5. The fact that active IT investment has led to an increase in productivity partly reflects the improved efficiency of computers and networks. More importantly, synergies emanating from IT stock have increased the productivity of other capital stock and labor, which eventually lead to technological innovation.
    To verify this point, the relationship between IT stock and productivity was analyzed using productivity data for various industries. The following became apparent as a result:
    • a) In the retail, durable goods manufacturing (especially industrial machinery and electronic machinery), and financial industries, both the ratio of IT stock to non-IT stock and growth rate of labor productivity accelerated in the late 1990s. It can be said that (1) these industries have benefited from the fruit of IT innovation and (2) competition with foreign companies has been intense and a reduction in labor costs has been indispensable.
    • b) In the service sector, labor productivity is relatively low due to its labor-intensive nature. However, in some industries like business services, productivity improvements occasioned by aggressive IT investment stand out.
      Correlation between IT stock and Labor Productivity (all industries)
      chart
    • c) Labor saving was the original aim of IT investment. However, it is noteworthy that the productivity gains have generated new business opportunities, expanding US employment significantly in the retail and service areas since the mid-1990s. This expansion took place supported by an entrepreneurial friendly environment and a highly flexible labor market. Another notable change during this period is the increasing proportion of highly skilled jobs stemming from accelerated IT investment.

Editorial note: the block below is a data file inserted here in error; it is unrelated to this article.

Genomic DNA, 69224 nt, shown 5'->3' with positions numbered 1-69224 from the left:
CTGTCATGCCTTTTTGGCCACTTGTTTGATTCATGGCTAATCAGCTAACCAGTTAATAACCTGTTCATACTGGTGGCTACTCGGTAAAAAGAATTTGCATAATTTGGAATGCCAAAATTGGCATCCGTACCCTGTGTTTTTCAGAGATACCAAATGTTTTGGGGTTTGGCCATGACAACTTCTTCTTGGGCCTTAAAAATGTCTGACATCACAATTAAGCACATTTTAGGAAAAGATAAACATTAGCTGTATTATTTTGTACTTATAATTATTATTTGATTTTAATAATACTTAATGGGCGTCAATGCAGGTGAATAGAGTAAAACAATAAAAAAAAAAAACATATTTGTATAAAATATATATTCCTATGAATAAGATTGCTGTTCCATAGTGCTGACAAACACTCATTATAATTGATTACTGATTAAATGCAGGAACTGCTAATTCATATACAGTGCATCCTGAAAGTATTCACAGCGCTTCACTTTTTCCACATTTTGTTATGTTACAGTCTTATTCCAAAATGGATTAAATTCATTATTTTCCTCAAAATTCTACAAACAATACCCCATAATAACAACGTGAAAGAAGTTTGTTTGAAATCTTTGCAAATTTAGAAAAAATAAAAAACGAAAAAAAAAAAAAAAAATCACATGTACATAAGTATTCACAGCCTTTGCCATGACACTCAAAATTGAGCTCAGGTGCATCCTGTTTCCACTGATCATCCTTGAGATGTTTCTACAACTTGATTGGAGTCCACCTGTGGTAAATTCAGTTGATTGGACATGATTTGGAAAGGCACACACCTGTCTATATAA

6. Most US companies are expected to continue IT investment. This is due to the decline in price of IT goods in comparison with employment cost and increased competition with foreign economies. Yet, a higher proportion of low skilled workers in some industries such as construction and the possibility of a shortage in the supply of skilled labor in the economy may be potential obstacles to a further increase in IT investment.
  7. In the process of improving labor productivity after recovering from the recession in the early 1990s, the US economy has benefited from IT innovation. The background to this success is as follow
    • a) The penetration of corporate governance that ceaselessly demanded the accurate evaluation of risk and return for each business.
    • b) The increased competitiveness of financial and capital markets, which enabled the efficient supply of risk capital.
    • c) Extensive restructuring and reengineering of business processes that enable the efficient use of limited capital and human resources.
    The experience of the US, where productivity of the overall economy was enhanced through eliminating structural problems while expanding IT investment, is a meaningful lesson for Japan and European countries.

Key terms:
Productivity, Information Technology, IT paradox

JEL classification:
D20, L10, N10, O30, O40